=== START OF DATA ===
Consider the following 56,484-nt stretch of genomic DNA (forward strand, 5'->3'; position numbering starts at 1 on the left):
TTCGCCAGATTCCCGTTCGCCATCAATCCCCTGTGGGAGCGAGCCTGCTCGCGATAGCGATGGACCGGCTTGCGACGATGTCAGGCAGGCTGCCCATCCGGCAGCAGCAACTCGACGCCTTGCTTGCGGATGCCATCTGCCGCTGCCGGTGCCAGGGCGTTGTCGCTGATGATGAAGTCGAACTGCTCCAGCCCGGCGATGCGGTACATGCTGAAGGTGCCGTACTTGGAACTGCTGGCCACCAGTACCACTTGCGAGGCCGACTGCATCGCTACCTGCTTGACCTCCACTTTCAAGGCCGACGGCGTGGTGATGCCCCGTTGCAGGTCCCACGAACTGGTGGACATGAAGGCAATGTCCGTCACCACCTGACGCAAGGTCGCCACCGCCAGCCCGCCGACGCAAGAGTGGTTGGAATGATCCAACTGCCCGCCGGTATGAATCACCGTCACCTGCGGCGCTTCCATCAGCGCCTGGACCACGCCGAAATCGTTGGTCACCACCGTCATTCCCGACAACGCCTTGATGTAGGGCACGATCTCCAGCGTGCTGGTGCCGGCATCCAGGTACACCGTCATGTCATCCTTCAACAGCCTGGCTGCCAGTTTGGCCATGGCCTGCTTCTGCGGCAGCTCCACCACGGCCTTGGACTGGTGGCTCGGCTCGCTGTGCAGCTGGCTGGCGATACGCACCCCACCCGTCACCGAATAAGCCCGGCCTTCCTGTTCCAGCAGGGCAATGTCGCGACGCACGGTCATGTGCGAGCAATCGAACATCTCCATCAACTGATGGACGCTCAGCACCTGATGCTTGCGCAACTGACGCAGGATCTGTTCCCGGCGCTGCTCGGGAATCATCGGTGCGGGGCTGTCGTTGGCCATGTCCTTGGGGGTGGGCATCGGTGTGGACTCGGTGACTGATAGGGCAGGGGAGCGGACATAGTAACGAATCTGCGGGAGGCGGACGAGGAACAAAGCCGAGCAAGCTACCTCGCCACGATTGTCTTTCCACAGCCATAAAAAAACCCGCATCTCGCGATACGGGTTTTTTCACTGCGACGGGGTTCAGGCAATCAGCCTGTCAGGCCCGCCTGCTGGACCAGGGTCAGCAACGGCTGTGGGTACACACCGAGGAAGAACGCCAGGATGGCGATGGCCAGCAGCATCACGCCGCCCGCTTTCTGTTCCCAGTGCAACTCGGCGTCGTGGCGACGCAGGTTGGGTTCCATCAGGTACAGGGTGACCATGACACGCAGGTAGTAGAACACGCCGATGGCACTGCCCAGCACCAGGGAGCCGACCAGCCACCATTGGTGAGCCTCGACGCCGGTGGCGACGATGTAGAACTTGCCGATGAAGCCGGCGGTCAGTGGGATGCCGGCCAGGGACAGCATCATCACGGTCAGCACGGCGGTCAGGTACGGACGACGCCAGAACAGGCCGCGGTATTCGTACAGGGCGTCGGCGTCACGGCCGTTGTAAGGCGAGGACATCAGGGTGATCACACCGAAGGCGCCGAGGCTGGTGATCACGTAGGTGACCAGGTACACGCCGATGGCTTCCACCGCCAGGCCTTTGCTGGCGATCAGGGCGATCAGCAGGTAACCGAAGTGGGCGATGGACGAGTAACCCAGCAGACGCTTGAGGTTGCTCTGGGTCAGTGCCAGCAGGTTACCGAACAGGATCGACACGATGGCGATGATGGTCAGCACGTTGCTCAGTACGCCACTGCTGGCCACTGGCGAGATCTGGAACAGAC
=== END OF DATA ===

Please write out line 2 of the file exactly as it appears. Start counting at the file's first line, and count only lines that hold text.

TTCGCCAGATTCCCGTTCGCCATCAATCCCCTGTGGGAGCGAGCCTGCTCGCGATAGCGATGGACCGGCTTGCGACGATGTCAGGCAGGCTGCCCATCCGGCAGCAGCAACTCGACGCCTTGCTTGCGGATGCCATCTGCCGCTGCCGGTGCCAGGGCGTTGTCGCTGATGATGAAGTCGAACTGCTCCAGCCCGGCGATGCGGTACATGCTGAAGGTGCCGTACTTGGAACTGCTGGCCACCAGTACCACTTGCGAGGCCGACTGCATCGCTACCTGCTTGACCTCCACTTTCAAGGCCGACGGCGTGGTGATGCCCCGTTGCAGGTCCCACGAACTGGTGGACATGAAGGCAATGTCCGTCACCACCTGACGCAAGGTCGCCACCGCCAGCCCGCCGACGCAAGAGTGGTTGGAATGATCCAACTGCCCGCCGGTATGAATCACCGTCACCTGCGGCGCTTCCATCAGCGCCTGGACCACGCCGAAATCGTTGGTCACCACCGTCATTCCCGACAACGCCTTGATGTAGGGCACGATCTCCAGCGTGCTGGTGCCGGCATCCAGGTACACCGTCATGTCATCCTTCAACAGCCTGGCTGCCAGTTTGGCCATGGCCTGCTTCTGCGGCAGCTCCACCACGGCCTTGGACTGGTGGCTCGGCTCGCTGTGCAGCTGGCTGGCGATACGCACCCCACCCGTCACCGAATAAGCCCGGCCTTCCTGTTCCAGCAGGGCAATGTCGCGACGCACGGTCATGTGCGAGCAATCGAACATCTCCATCAACTGATGGACGCTCAGCACCTGATGCTTGCGCAACTGACGCAGGATCTGTTCCCGGCGCTGCTCGGGAATCATCGGTGCGGGGCTGTCGTTGGCCATGTCCTTGGGGGTGGGCATCGGTGTGGACTCGGTGACTGATAGGGCAGGGGAGCGGACATAGTAACGAATCTGCGGGAGGCGGACGAGGAACAAAGCCGAGCAAGCTACCTCGCCACGATTGTCTTTCCACAGCCATAAAAAAACCCGCATCTCGCGATACGGGTTTTTTCACTGCGACGGGGTTCAGGCAATCAGCCTGTCAGGCCCGCCTGCTGGACCAGGGTCAGCAACGGCTGTGGGTACACACCGAGGAAGAACGCCAGGATGGCGATGGCCAGCAGCATCACGCCGCCCGCTTTCTGTTCCCAGTGCAACTCGGCGTCGTGGCGACGCAGGTTGGGTTCCATCAGGTACAGGGTGACCATGACACGCAGGTAGTAGAACACGCCGATGGCACTGCCCAGCACCAGGGAGCCGACCAGCCACCATTGGTGAGCCTCGACGCCGGTGGCGACGATGTAGAACTTGCCGATGAAGCCGGCGGTCAGTGGGATGCCGGCCAGGGACAGCATCATCACGGTCAGCACGGCGGTCAGGTACGGACGACGCCAGAACAGGCCGCGGTATTCGTACAGGGCGTCGGCGTCACGGCCGTTGTAAGGCGAGGACATCAGGGTGATCACACCGAAGGCGCCGAGGCTGGTGATCACGTAGGTGACCAGGTACACGCCGATGGCTTCCACCGCCAGGCCTTTGCTGGCGATCAGGGCGATCAGCAGGTAACCGAAGTGGGCGATGGACGAGTAACCCAGCAGACGCTTGAGGTTGCTCTGGGTCAGTGCCAGCAGGTTACCGAACAGGATCGACACGATGGCGATGATGGTCAGCACGTTGCTCAGTACGCCACTGCTGGCCACTGGCGAGATCTGGAACAGAC